To be quite honest with you, the bumper Christmas Radio Times (opened gleefully way ahead of time in our house) did not fill me with joy this year. The week in which about 90% of Britain downs tools, puts on their pyjamas and watch tv all-day every-day while eating Quality Streets and drinking prosecco (a healthy balanced breakfast) usually has an abundance of great telly. Was it just me thinking it was all a bit harder to find this year? Anyway, this is my little list of tv that caught my attention over the Christmas holidays.
Click through below for seven telly offerings, some which were more coal in the stocking than a sable under the tree…
Continue reading “Christmas Telly Round-Up”
Missing your Downton Abbey Sunday evening fix? Fancy a posh period drama. They don’t come any posher than this. Dramatist Peter Morgan (who wrote the film The Queen from 2006) offers us a new biographical series about Queen Elizabeth II and her family, disappointingly not called Keeping Up With The Windsors. It’s one of the most lavish and expensive period dramas ever made, and everyone who watches this sort of telly was startled to find out it wasn’t going to be broadcast on the BBC, the go-to broadcaster for Grandma-friendly programming. New commissioning behemoth Netflix apparently paid £100 million for the first 20 episodes, so you can see why the Beeb might have said no, in a year where they couldn’t find enough change down the sofa to keep Mel, Sue and Mary in their big tent.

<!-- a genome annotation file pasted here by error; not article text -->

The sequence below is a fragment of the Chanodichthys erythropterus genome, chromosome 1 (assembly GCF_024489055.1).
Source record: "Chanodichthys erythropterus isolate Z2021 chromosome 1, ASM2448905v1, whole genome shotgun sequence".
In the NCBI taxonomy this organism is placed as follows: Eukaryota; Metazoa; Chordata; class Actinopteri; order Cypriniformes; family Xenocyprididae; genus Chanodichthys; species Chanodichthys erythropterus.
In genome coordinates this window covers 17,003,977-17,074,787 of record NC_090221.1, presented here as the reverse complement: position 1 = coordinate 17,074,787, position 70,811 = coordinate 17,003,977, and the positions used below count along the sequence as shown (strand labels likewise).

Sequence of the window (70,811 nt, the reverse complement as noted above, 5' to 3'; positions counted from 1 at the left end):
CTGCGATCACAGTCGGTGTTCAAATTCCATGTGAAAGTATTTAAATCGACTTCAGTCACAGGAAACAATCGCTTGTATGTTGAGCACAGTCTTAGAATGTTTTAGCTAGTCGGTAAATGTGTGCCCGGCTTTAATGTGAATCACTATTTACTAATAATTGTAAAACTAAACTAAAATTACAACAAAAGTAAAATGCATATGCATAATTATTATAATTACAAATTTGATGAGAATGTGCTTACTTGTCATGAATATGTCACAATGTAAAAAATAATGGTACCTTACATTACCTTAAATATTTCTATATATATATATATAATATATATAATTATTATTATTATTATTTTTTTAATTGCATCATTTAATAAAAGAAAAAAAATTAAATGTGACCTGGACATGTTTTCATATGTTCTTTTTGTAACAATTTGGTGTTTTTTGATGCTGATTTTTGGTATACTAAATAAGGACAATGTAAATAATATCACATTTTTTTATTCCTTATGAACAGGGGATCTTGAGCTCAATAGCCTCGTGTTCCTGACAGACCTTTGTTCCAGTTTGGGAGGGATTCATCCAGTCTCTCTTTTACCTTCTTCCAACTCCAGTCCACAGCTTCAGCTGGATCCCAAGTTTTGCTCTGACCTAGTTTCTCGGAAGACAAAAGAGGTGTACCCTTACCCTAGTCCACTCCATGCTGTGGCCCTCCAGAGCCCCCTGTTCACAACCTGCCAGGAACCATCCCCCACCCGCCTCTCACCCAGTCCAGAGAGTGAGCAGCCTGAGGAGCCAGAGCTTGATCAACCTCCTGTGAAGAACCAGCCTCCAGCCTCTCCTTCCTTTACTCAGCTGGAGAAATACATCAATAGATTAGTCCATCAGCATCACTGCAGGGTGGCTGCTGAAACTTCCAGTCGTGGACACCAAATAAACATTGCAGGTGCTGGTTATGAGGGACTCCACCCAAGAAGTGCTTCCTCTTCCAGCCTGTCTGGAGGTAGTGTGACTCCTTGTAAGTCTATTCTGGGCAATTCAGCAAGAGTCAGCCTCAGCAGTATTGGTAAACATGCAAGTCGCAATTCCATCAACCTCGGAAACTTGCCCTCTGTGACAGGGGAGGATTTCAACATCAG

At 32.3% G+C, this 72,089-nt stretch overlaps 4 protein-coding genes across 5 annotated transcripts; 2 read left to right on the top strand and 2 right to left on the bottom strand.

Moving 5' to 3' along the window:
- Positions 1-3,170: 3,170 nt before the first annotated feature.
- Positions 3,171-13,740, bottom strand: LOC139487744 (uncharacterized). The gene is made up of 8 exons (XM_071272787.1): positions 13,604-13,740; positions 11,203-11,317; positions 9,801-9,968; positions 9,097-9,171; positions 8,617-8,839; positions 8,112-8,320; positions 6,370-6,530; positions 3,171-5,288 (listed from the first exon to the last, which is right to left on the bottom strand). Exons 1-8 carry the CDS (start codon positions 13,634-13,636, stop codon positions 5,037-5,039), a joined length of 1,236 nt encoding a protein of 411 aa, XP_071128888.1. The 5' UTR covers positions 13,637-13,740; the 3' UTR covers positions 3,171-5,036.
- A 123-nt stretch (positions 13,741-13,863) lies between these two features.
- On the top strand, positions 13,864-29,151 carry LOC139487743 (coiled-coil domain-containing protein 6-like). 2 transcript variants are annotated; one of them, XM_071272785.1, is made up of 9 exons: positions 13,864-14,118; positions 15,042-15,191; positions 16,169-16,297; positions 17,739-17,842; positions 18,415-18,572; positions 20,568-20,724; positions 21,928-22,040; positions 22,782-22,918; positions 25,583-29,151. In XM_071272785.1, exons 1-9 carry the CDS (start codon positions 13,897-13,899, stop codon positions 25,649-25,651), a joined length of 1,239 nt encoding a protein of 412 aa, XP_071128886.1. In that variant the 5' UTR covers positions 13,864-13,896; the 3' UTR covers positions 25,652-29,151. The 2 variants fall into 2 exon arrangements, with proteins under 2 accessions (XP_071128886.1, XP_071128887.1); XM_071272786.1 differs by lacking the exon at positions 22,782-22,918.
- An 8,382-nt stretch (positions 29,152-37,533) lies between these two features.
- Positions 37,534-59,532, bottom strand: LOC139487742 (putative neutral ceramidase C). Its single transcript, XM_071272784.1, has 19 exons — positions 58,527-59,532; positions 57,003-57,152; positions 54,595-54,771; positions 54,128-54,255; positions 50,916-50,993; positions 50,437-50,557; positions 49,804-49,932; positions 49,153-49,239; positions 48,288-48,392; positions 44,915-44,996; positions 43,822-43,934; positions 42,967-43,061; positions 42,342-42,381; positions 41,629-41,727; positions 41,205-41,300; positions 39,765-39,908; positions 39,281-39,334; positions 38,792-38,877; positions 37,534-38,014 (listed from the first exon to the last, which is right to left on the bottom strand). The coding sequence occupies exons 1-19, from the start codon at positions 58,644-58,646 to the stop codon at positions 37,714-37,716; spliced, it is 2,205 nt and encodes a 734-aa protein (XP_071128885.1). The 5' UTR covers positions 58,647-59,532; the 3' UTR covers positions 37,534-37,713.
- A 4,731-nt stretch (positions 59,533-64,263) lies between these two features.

Continue reading “‘The Crown’”
Dah dah dah daaaah, dada! Dah dah dah daaaah dah dah dah dah daaaaah! Name that tune! Even written in that shoddy fashion I bet you can guess. Has there ever been a more exciting quiz show theme? I don’t think so.
It’s a welcome return to The Crystal Maze last seen in 1995. This was one-off celebrity special of the much-loved 1990s game show with the aim of getting you to part with your cash for the Stand Up to Cancer charity. Special programmes are on Channel 4 all week, which culminates in a Comic Relief-style live show on Friday night.
David Tennant was mentioned in contention for the host duties, but quickly after that story leaked Stephen Merchant was confirmed. He looked fabulous in his Richard O’Brien outfit, holding hands and running around with the contestants, but just looked plain silly with a shaved head. (However, if he raised extra dosh for SU2C with a sponsored head shave then good on him.) Happily the orignal (and best) host Richard O’Brien popped up on screen at the start to give them a riddle to unlock the maze.
Continue reading ““The Crystal Maze for SU2C” – On the Box”
BBC 2’s newest lavish period drama is a British-Franco-Canadian collaboration about the building of the fabulous Palace of Versailles. A second season was already ordered ahead of the premiere. I guess that’s the thing with history – there’s a whole lot of story to tell. It’s part produced by Canal+ but in English with no phony French accents, which is great. There’s nothing more jarring in a drama than hearing accented English that sounds like Vicki Michelle in Allo ‘Allo.
Continue reading “‘Versailles’ – On the Box”